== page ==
Identification of the starting point for spermatogenesis and characterization of the testicular stem cell in adult male rhesus monkeys
Authors: Ehmcke, Jens; Simorangkir, David R.; Schlatt, Stefan
Source: Human Reproduction, Volume 20, Number 5, May 2005 , pp. 1185-1193(9)
Publisher: Oxford University Press
Abstract:BACKGROUND: Spermatogonial expansion in man and non-human primates has been studied for decades. Controversy persists about the cell type representing the testicular stem cell and the exact kinetics of spermatogonial proliferation. We recently determined the starting point of spermatogenesis and proposed a model for clonal expansion of spermatogonia in adult macaques. Here we want to confirm the initiation event, study and compare the details of the kinetics of spermatogonial expansion in vivo and in vitro, and characterize a population of A spermatogonia acting as testicular stem cells. METHODS and RESULTS: We localized BrdU-positive spermatogonia in whole mounts and sections of adult rhesus monkey testes. Culture of testicular tissue was used to determine the expansion and differentiation of premeiotic germ cells. We confirm that A<inf>pale</inf> spermatogonia divide equally at stage VII and produce two types of progeny after mitosis at stage IX of the seminiferous cycle following defined clonal patterns. Small numbers of proliferating single A spermatogonia exist which present a population of label-retaining cells. CONCLUSIONS: In the rhesus monkey the population of A<inf>pale</inf> spermatogonia cycle continuously and initiate spermatogenesis by a self-renewing division at stage VII of the seminiferous epithelial cycle. Rarely dividing single A spermatogonia exist which potentially are the male germline stem cells in the primate testis.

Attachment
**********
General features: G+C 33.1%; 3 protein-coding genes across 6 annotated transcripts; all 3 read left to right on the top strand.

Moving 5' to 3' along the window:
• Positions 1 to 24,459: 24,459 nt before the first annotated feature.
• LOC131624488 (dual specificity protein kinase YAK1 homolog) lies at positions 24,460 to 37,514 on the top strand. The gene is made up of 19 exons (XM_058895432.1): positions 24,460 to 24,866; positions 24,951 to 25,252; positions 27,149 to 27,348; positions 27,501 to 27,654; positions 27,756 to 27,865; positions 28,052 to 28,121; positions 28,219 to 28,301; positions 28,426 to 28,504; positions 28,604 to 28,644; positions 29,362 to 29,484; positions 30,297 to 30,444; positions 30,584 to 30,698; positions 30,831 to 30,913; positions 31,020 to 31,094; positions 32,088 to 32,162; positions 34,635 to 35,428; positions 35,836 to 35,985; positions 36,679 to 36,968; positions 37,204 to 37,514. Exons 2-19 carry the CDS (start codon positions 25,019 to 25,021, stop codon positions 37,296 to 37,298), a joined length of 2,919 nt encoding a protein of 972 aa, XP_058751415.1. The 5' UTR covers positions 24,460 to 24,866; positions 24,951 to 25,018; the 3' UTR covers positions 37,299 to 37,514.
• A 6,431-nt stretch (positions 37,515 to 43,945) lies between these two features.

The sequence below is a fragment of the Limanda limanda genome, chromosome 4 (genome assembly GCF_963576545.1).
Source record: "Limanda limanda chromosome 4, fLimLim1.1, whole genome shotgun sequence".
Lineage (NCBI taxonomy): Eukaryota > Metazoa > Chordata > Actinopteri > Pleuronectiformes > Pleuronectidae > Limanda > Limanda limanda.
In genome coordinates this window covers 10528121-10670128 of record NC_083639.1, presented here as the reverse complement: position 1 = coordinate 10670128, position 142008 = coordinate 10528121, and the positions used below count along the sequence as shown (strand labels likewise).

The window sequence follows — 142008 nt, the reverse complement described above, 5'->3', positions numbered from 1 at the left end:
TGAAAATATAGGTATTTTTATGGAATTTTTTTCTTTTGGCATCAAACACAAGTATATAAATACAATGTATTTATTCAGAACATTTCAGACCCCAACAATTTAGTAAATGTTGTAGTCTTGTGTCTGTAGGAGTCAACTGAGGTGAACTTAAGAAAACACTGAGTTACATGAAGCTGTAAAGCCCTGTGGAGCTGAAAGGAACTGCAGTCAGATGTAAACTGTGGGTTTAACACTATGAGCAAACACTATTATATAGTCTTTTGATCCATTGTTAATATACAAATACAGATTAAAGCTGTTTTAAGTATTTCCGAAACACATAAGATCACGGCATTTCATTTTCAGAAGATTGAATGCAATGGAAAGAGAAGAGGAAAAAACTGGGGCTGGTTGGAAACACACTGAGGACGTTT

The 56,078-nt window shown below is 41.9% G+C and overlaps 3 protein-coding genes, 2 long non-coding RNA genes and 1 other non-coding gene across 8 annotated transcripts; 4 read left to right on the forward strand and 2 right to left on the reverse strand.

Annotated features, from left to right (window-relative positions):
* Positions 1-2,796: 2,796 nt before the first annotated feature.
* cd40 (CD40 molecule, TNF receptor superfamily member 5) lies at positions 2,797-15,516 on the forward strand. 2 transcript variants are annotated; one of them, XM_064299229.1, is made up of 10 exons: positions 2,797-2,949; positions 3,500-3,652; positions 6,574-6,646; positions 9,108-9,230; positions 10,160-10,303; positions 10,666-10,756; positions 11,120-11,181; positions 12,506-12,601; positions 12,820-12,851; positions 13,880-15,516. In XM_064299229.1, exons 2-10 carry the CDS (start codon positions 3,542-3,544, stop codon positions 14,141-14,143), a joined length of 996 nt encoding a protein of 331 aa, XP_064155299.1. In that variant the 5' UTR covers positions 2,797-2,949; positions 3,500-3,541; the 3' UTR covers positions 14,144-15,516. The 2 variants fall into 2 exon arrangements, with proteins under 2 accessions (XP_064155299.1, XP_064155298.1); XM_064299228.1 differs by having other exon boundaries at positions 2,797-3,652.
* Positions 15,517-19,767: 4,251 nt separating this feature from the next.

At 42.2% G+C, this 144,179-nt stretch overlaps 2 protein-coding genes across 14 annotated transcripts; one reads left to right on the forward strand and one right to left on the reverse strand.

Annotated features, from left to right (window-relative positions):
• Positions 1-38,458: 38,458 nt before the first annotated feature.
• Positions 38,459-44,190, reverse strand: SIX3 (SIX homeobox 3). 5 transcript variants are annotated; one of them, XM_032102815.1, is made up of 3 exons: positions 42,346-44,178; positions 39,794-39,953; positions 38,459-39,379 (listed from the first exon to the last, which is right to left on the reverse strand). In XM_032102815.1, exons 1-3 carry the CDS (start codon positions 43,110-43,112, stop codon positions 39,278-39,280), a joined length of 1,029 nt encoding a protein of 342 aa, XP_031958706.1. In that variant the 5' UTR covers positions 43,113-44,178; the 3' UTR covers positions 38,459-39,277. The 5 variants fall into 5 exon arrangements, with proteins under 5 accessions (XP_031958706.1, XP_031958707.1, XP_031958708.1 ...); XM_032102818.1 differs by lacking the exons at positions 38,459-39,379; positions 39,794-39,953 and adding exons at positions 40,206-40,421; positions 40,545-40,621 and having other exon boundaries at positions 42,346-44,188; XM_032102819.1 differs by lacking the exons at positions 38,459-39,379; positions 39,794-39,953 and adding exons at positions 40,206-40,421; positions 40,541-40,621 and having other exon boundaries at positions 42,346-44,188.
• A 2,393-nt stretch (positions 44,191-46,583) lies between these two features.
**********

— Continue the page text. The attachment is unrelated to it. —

Document Type: Research article
Affiliations: 1: To whom correspondence should be addressed to: University of Pittsburgh School of Medicine, Department of Cell Biology and Physiology, W952 BST, 3500 Terrace Street, 15261 Pittsburgh, PA, USA., Email: firstname.lastname@example.org
Publication date: 2005-05-01
- Human Reproduction features full-length, peer-reviewed papers reporting original research, clinical case histories, as well as opinions and debates on topical issues. Papers published cover the scientific and medical aspects of reproductive physiology and pathology, endocrinology, andrology, gonad function, gametogenesis, fertilization, embryo development, implantation, pregnancy, genetics, genetic diagnosis, oncology, infectious disease, surgery, contraception, infertility treatment, psychology, ethics and social issues. The highest scientific and editorial standard is maintained throughout the journal along with a rapid rate of publication.